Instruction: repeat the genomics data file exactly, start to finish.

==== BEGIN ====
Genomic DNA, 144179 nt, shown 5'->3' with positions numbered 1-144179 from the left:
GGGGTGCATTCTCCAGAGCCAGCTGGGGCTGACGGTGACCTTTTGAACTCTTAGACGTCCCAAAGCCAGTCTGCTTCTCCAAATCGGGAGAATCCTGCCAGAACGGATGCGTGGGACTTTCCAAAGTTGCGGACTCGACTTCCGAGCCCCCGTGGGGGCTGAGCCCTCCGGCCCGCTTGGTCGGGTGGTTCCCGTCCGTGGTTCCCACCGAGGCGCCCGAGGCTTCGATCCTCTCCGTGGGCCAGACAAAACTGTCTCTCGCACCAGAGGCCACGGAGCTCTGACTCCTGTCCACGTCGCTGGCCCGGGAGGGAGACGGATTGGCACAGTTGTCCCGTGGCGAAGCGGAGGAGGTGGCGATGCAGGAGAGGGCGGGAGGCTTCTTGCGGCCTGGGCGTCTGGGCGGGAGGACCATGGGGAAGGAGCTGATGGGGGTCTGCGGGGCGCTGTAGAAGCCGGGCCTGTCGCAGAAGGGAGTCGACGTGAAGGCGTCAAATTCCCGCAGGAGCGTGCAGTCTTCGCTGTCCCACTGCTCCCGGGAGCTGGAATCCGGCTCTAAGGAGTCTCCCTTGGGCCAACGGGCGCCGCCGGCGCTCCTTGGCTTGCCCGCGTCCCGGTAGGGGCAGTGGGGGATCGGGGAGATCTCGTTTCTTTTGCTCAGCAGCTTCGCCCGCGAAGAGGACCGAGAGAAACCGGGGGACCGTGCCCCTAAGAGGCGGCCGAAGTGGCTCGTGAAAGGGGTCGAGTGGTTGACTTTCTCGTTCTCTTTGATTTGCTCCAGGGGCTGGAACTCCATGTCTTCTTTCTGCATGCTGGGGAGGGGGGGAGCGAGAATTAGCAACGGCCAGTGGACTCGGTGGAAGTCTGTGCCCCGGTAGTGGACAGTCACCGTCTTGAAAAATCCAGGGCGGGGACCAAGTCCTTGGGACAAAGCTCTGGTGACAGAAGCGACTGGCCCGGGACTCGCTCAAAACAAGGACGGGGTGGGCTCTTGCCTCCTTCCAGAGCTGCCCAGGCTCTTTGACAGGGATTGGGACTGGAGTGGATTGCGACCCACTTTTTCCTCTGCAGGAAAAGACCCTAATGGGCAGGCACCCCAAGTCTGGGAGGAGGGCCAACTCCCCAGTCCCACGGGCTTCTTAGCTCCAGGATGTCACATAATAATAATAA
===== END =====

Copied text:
Genomic DNA, 144179 nt, shown 5'->3' with positions numbered 1-144179 from the left:
GGGGTGCATTCTCCAGAGCCAGCTGGGGCTGACGGTGACCTTTTGAACTCTTAGACGTCCCAAAGCCAGTCTGCTTCTCCAAATCGGGAGAATCCTGCCAGAACGGATGCGTGGGACTTTCCAAAGTTGCGGACTCGACTTCCGAGCCCCCGTGGGGGCTGAGCCCTCCGGCCCGCTTGGTCGGGTGGTTCCCGTCCGTGGTTCCCACCGAGGCGCCCGAGGCTTCGATCCTCTCCGTGGGCCAGACAAAACTGTCTCTCGCACCAGAGGCCACGGAGCTCTGACTCCTGTCCACGTCGCTGGCCCGGGAGGGAGACGGATTGGCACAGTTGTCCCGTGGCGAAGCGGAGGAGGTGGCGATGCAGGAGAGGGCGGGAGGCTTCTTGCGGCCTGGGCGTCTGGGCGGGAGGACCATGGGGAAGGAGCTGATGGGGGTCTGCGGGGCGCTGTAGAAGCCGGGCCTGTCGCAGAAGGGAGTCGACGTGAAGGCGTCAAATTCCCGCAGGAGCGTGCAGTCTTCGCTGTCCCACTGCTCCCGGGAGCTGGAATCCGGCTCTAAGGAGTCTCCCTTGGGCCAACGGGCGCCGCCGGCGCTCCTTGGCTTGCCCGCGTCCCGGTAGGGGCAGTGGGGGATCGGGGAGATCTCGTTTCTTTTGCTCAGCAGCTTCGCCCGCGAAGAGGACCGAGAGAAACCGGGGGACCGTGCCCCTAAGAGGCGGCCGAAGTGGCTCGTGAAAGGGGTCGAGTGGTTGACTTTCTCGTTCTCTTTGATTTGCTCCAGGGGCTGGAACTCCATGTCTTCTTTCTGCATGCTGGGGAGGGGGGGAGCGAGAATTAGCAACGGCCAGTGGACTCGGTGGAAGTCTGTGCCCCGGTAGTGGACAGTCACCGTCTTGAAAAATCCAGGGCGGGGACCAAGTCCTTGGGACAAAGCTCTGGTGACAGAAGCGACTGGCCCGGGACTCGCTCAAAACAAGGACGGGGTGGGCTCTTGCCTCCTTCCAGAGCTGCCCAGGCTCTTTGACAGGGATTGGGACTGGAGTGGATTGCGACCCACTTTTTCCTCTGCAGGAAAAGACCCTAATGGGCAGGCACCCCAAGTCTGGGAGGAGGGCCAACTCCCCAGTCCCACGGGCTTCTTAGCTCCAGGATGTCACATAATAATAATAA